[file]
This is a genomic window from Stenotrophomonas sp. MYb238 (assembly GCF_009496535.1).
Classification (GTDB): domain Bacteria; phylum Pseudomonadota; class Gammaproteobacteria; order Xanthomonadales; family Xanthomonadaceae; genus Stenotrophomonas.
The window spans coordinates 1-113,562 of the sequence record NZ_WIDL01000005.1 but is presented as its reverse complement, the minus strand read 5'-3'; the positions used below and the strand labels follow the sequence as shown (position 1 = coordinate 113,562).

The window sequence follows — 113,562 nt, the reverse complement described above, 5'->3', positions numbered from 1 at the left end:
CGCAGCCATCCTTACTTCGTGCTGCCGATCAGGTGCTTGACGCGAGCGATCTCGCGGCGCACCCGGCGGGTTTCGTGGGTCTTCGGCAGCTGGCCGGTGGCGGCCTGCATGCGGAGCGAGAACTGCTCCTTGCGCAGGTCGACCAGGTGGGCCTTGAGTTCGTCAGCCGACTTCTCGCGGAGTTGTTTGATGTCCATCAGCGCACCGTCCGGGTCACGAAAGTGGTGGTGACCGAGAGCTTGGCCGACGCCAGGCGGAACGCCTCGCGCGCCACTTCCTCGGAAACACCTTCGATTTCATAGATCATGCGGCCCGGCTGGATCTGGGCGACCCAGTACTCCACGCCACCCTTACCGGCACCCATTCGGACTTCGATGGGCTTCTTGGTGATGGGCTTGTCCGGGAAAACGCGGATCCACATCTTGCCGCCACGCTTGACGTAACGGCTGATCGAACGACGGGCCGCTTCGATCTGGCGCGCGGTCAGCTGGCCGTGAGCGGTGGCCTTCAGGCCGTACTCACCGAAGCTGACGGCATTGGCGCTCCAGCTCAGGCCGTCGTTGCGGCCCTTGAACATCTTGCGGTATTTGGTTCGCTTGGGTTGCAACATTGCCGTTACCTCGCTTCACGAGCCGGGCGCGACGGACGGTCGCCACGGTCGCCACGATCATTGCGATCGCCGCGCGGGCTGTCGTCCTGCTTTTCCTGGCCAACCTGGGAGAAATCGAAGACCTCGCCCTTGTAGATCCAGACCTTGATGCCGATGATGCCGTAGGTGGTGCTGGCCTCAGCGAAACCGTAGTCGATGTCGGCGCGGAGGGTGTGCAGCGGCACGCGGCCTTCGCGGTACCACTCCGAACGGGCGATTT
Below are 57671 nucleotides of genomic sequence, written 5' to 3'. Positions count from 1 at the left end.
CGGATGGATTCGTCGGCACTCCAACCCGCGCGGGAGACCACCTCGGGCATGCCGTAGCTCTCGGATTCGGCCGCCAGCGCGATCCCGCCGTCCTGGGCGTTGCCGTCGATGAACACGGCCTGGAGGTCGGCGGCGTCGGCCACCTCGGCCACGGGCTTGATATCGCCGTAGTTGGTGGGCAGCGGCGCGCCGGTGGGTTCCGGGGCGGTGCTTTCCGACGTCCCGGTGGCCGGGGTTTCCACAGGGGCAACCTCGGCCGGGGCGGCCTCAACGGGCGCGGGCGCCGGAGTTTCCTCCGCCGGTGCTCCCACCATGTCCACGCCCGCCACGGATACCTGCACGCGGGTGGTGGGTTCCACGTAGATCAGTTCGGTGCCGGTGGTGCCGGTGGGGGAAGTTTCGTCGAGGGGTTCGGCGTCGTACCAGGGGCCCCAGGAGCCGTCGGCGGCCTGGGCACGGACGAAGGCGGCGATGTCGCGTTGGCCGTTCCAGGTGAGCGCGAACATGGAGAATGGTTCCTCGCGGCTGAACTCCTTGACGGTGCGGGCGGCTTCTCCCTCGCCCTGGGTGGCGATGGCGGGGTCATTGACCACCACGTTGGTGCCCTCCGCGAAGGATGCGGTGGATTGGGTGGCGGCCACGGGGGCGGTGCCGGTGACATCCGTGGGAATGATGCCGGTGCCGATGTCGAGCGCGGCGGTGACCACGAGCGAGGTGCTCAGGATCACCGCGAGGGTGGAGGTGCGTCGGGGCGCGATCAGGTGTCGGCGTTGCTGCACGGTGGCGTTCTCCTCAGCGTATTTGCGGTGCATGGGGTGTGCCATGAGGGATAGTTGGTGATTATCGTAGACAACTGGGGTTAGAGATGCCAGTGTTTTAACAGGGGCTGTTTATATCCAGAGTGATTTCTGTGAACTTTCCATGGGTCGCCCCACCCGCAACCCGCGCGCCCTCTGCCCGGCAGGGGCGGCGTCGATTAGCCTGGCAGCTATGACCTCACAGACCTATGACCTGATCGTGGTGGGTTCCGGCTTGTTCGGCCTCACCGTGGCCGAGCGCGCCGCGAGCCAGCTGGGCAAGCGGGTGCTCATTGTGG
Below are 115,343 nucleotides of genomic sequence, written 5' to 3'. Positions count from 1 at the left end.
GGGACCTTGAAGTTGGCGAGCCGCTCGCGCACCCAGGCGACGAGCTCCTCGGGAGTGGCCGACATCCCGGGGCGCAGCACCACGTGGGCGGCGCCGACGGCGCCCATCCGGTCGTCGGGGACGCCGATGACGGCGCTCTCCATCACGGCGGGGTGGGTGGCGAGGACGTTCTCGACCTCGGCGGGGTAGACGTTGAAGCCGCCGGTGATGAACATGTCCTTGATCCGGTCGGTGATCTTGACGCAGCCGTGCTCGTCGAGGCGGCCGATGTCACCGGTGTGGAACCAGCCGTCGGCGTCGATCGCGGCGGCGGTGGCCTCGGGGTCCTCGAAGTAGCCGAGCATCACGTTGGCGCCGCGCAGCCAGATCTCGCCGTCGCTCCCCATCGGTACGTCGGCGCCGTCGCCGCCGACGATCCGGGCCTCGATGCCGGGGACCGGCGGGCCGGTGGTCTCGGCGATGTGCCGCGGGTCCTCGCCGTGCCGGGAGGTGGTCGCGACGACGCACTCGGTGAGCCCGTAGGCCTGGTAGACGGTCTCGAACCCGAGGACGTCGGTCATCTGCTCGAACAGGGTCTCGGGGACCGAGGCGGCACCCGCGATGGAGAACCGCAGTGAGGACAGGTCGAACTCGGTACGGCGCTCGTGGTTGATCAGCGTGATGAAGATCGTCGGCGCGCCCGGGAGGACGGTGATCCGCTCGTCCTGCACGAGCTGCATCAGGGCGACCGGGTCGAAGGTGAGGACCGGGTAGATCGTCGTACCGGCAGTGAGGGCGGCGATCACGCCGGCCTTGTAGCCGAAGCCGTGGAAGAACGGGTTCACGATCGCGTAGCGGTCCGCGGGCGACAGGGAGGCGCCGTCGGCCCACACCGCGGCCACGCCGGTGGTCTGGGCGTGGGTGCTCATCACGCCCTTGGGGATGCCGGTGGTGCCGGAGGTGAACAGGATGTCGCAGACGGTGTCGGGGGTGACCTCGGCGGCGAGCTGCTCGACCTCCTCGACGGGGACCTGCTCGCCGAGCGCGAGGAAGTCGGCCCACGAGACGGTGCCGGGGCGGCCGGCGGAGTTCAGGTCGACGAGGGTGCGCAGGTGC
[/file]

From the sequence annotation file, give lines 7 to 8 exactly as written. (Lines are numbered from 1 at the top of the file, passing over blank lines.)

CGGATGGATTCGTCGGCACTCCAACCCGCGCGGGAGACCACCTCGGGCATGCCGTAGCTCTCGGATTCGGCCGCCAGCGCGATCCCGCCGTCCTGGGCGTTGCCGTCGATGAACACGGCCTGGAGGTCGGCGGCGTCGGCCACCTCGGCCACGGGCTTGATATCGCCGTAGTTGGTGGGCAGCGGCGCGCCGGTGGGTTCCGGGGCGGTGCTTTCCGACGTCCCGGTGGCCGGGGTTTCCACAGGGGCAACCTCGGCCGGGGCGGCCTCAACGGGCGCGGGCGCCGGAGTTTCCTCCGCCGGTGCTCCCACCATGTCCACGCCCGCCACGGATACCTGCACGCGGGTGGTGGGTTCCACGTAGATCAGTTCGGTGCCGGTGGTGCCGGTGGGGGAAGTTTCGTCGAGGGGTTCGGCGTCGTACCAGGGGCCCCAGGAGCCGTCGGCGGCCTGGGCACGGACGAAGGCGGCGATGTCGCGTTGGCCGTTCCAGGTGAGCGCGAACATGGAGAATGGTTCCTCGCGGCTGAACTCCTTGACGGTGCGGGCGGCTTCTCCCTCGCCCTGGGTGGCGATGGCGGGGTCATTGACCACCACGTTGGTGCCCTCCGCGAAGGATGCGGTGGATTGGGTGGCGGCCACGGGGGCGGTGCCGGTGACATCCGTGGGAATGATGCCGGTGCCGATGTCGAGCGCGGCGGTGACCACGAGCGAGGTGCTCAGGATCACCGCGAGGGTGGAGGTGCGTCGGGGCGCGATCAGGTGTCGGCGTTGCTGCACGGTGGCGTTCTCCTCAGCGTATTTGCGGTGCATGGGGTGTGCCATGAGGGATAGTTGGTGATTATCGTAGACAACTGGGGTTAGAGATGCCAGTGTTTTAACAGGGGCTGTTTATATCCAGAGTGATTTCTGTGAACTTTCCATGGGTCGCCCCACCCGCAACCCGCGCGCCCTCTGCCCGGCAGGGGCGGCGTCGATTAGCCTGGCAGCTATGACCTCACAGACCTATGACCTGATCGTGGTGGGTTCCGGCTTGTTCGGCCTCACCGTGGCCGAGCGCGCCGCGAGCCAGCTGGGCAAGCGGGTGCTCATTGTGG
Below are 115,343 nucleotides of genomic sequence, written 5' to 3'. Positions count from 1 at the left end.